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Casting And Creating Narnia's Iconic Creatures
Once they cross the threshold of the wardrobe, the Pevensie children find themselves in a world filled with extraordinary creatures that were previously unimaginable to them—and some of whom become their good friends and heroes. To forge these now-iconic creatures from THE LION, THE WITCH AND THE WARDROBE required not just one or two filmmaking techniques but a sophisticated and complex mix of human acting performances, practical effects and digital wizardry.

The first steps to their creation began with meticulous casting. While casting director Pippa Hall concentrated on finding the four key child actors for the Pevensie kids, her colleague Gail Stevens was secured by the production to audition talent for the "non-human” roles that make up so much of the film.

The very first "non-human” role cast was that of Mr. Tumnus—the shy, retiring, half-manhalf- goat who befriends Lucy but is forced to serve the evil plans of the White Witch. The faun was C.S. Lewis' original inspiration for the creation of Narnia—he once said that it "all began with a picture of a faun carrying an umbrella and parcels in a snowy wood”—so the filmmakers knew the part was vital to bringing Narnia to life. They found the fabled qualities they were seeking in rising Scottish actor James McAvoy. "James captured the sinister duality of Mr. Tumnus,” says Andrew Adamson. "He also has the perfect face for the role. Most of all, he had this incredible connection with Georgie, which was so important to the story.”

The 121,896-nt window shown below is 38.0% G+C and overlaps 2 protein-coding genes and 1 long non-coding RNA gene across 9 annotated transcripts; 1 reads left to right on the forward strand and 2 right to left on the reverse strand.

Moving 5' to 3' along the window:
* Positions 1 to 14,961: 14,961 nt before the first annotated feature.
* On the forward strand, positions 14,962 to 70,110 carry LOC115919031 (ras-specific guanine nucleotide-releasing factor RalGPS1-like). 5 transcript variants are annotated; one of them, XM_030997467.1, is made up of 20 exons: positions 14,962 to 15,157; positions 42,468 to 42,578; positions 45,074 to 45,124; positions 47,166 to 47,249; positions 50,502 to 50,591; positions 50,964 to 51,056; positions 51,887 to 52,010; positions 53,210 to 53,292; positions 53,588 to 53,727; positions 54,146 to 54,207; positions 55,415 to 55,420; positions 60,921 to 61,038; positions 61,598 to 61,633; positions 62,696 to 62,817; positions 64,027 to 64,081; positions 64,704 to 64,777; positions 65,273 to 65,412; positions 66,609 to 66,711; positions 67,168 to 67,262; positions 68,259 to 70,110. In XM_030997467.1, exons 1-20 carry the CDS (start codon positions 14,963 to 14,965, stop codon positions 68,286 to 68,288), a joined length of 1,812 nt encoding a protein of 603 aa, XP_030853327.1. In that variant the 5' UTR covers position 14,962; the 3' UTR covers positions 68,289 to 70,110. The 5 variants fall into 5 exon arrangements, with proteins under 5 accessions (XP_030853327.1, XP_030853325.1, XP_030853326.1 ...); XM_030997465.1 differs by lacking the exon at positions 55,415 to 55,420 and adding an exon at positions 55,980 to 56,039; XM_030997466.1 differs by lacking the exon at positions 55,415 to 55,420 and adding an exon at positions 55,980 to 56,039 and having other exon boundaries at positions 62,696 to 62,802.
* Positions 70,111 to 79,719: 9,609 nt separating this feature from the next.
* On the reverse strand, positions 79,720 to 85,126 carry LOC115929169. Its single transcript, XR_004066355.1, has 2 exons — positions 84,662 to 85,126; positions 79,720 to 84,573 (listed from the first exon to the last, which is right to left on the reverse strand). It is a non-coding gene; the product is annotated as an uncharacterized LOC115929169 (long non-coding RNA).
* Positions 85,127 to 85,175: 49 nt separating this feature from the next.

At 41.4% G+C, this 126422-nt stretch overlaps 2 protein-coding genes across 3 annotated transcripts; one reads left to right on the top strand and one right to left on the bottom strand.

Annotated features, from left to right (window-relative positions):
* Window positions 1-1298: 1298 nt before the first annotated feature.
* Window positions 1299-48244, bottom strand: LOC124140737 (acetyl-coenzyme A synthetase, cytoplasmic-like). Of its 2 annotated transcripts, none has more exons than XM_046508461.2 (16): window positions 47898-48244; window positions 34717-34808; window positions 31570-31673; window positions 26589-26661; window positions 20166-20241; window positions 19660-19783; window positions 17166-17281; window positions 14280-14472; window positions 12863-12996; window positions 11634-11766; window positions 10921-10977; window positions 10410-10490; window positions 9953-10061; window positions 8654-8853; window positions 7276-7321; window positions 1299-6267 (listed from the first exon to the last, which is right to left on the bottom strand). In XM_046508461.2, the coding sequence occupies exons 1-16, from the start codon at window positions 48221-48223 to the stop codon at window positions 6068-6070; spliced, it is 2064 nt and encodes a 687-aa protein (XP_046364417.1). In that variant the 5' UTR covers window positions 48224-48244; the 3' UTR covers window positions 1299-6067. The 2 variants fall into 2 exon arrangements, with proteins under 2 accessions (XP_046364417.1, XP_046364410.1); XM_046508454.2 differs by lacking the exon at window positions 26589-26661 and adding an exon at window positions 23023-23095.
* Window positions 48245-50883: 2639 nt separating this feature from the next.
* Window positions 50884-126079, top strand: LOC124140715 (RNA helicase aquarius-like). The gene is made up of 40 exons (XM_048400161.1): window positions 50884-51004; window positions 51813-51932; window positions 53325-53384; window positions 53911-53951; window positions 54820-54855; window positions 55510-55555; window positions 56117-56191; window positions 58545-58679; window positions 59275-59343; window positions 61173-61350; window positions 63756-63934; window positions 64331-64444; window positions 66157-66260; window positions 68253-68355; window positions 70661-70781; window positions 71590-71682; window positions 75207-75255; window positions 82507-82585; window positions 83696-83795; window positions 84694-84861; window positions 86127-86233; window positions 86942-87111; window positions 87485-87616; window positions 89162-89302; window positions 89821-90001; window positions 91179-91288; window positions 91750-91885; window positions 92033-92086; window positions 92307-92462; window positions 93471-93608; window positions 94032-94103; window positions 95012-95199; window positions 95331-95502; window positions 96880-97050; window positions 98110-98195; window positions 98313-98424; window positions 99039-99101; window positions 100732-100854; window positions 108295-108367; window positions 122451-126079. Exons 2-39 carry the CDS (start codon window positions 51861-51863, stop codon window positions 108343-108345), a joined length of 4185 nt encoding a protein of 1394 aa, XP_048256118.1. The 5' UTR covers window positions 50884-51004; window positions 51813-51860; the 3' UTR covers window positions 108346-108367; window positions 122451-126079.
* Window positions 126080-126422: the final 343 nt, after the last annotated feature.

"I loved the books when I was a child, and to remember how they made me feel back then was exciting,” McAvoy relates. "Mr. Tumnus was always one of my favorite characters, so to play him was a big honor.” For McAvoy, the fascinating part of Tumnus is that he becomes morally torn in his mission to kidnap Lucy for the White Witch. "He's forced by circumstance to do something against his will,” says McAvoy. "And therein lies the duality that Andrew and I talked about. Tumnus is conflicted because in the process of kidnapping Lucy, he forms a bond with her and they become close friends. Ultimately, he's forced to look at who he is, and what he wants and what he can live with, which is a very unexpected thing for him.”

To morph from a 26-year-old modern young man into a century-plus-old mythological creature, McAvoy had his own trials to bear—enduring over three hours daily at the hands of one of Hollywood's most seasoned makeup magicians: K.N.B. EFX Group co-founder Howard Berger. "Once they cast James, we flew him over from England for a life-casting,” Berger explains. "Andrew had a very specific vision in his head of what Mr. Tumnus should look like. He wanted to re-create the Mr. Tumnus that was in his head when he was a child and I think we were very successful.”

Berger continues: "For James, we sculpted a head piece that included little radio-controlled ears that actually move, and horns attached to a skull cap. Then there's a nose piece, a forehead piece and hair pieces, including a wig, chops, beard, eyebrows, and body hair. It took two of us over three hours to put all that on James every day. It was a very intense process.” In addition to enduring the grueling grind of his daily makeup, McAvoy spent several weeks perfecting the voice and walk he used to bring the film's first Narnian creature to life.

"In folklore, fauns were followers of Dionysus, the Greek god of wine and intoxication. They were merry, mischievous creatures and I wanted to reflect that,” McAvoy explains. "There's also a very English feel to the way Tumnus is written. That's something C.S. Lewis did on purpose—undeniably wrote him in a very certain type of English voice. I took the tone of Mr. Tumnus' voice from the goat in him, but the accent came from the man half of him.” From the waist down, Tumnus is all CGI, but in order to best emulat

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